Lipman is currently on the other side of the Equator on a two-week series of speaking engagements, making more than 30 presentations in Hong Kong, Australia and New Zealand. In Australia he was the keynote speaker at the Zionist Federation of Australia Educator’s Conference. He got to see quite a lot of Australia, speaking in Melbourne to students of Mount Scopus College, many of whose graduates now live in Israel. Also while in Melbourne, Lipman’s book An ‘American’ MK: Behind the Scenes in the 19th Knesset was launched by Zionist Victoria. At the launch, Lipman spoke of leaving the comfort of his home in the US, learning to speak Hebrew fluently, getting into Israeli politics, fighting religious extremism, helping lone soldiers, supporting animal rights and becoming a leading activist in public diplomacy. En route to Australia, Lipman was last week the scholar in residence at the Ohel Leah Synagogue in Hong Kong, where he spoke about religion and state in Israel, coercion and freedom.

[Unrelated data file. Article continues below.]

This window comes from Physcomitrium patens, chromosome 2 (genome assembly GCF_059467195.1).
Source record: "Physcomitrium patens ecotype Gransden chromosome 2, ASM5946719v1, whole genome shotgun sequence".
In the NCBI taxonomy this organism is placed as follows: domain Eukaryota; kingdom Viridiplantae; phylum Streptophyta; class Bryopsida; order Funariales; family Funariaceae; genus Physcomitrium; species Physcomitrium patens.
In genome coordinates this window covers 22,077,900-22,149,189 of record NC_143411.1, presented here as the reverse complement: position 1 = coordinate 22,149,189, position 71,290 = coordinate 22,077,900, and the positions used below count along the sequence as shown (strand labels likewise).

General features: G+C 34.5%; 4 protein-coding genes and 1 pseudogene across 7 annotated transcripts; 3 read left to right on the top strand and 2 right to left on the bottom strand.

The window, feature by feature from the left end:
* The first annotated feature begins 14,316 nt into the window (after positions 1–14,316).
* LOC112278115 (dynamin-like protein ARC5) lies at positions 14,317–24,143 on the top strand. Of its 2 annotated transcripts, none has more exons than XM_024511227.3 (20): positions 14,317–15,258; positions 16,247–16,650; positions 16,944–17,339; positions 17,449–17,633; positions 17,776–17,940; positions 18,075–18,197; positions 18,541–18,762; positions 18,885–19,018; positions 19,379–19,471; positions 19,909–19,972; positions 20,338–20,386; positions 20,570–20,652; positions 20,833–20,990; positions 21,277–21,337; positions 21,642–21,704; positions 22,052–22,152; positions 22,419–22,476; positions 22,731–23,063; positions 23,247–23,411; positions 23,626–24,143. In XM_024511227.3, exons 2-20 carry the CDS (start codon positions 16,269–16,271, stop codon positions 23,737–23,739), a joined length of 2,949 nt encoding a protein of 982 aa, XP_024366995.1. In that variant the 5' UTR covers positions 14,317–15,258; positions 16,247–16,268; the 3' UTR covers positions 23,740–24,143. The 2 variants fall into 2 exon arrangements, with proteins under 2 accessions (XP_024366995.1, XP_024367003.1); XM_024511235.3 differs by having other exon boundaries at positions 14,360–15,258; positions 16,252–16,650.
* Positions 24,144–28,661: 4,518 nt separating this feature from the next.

In Canberra, he was welcomed by Ambassador Shmuel Ben-Shmuel, and met with embassy staff and with members of parliament in an effort to boost further Australian support for Israel. At the end of this week, he will speak at the opening of the annual Jewish Writers’ Festival in Sydney. The trip will end in Auckland next week at the closing session of Limmud New Zealand.

■ OLYMPIC BRONZE medalist Yarden Gerbi is sharing her glory in a most humane fashion. Gerbi has put the name patch she was wearing in Rio on auction, with proceeds from the sale going toward buying sophisticated equipment for the Children’s Oncology department at Ichilov Hospital in Tel Aviv. This is not the first time that she has shared her win with children suffering from cancer. After winning a gold medal at the World Judo Championships in 2013, she held a similar auction to benefit children with cancer. The auction, which began on eBay this week, will continue till August 29. Within the first four hours of the auction, the highest bid was $12,100, which is indicative of the pride that Jews everywhere feel in Gerbi’s win. There’s also something special about having her patch and doing a good deed at the same time. The highest bidder will not only receive the patch but will have it signed by Gerbi.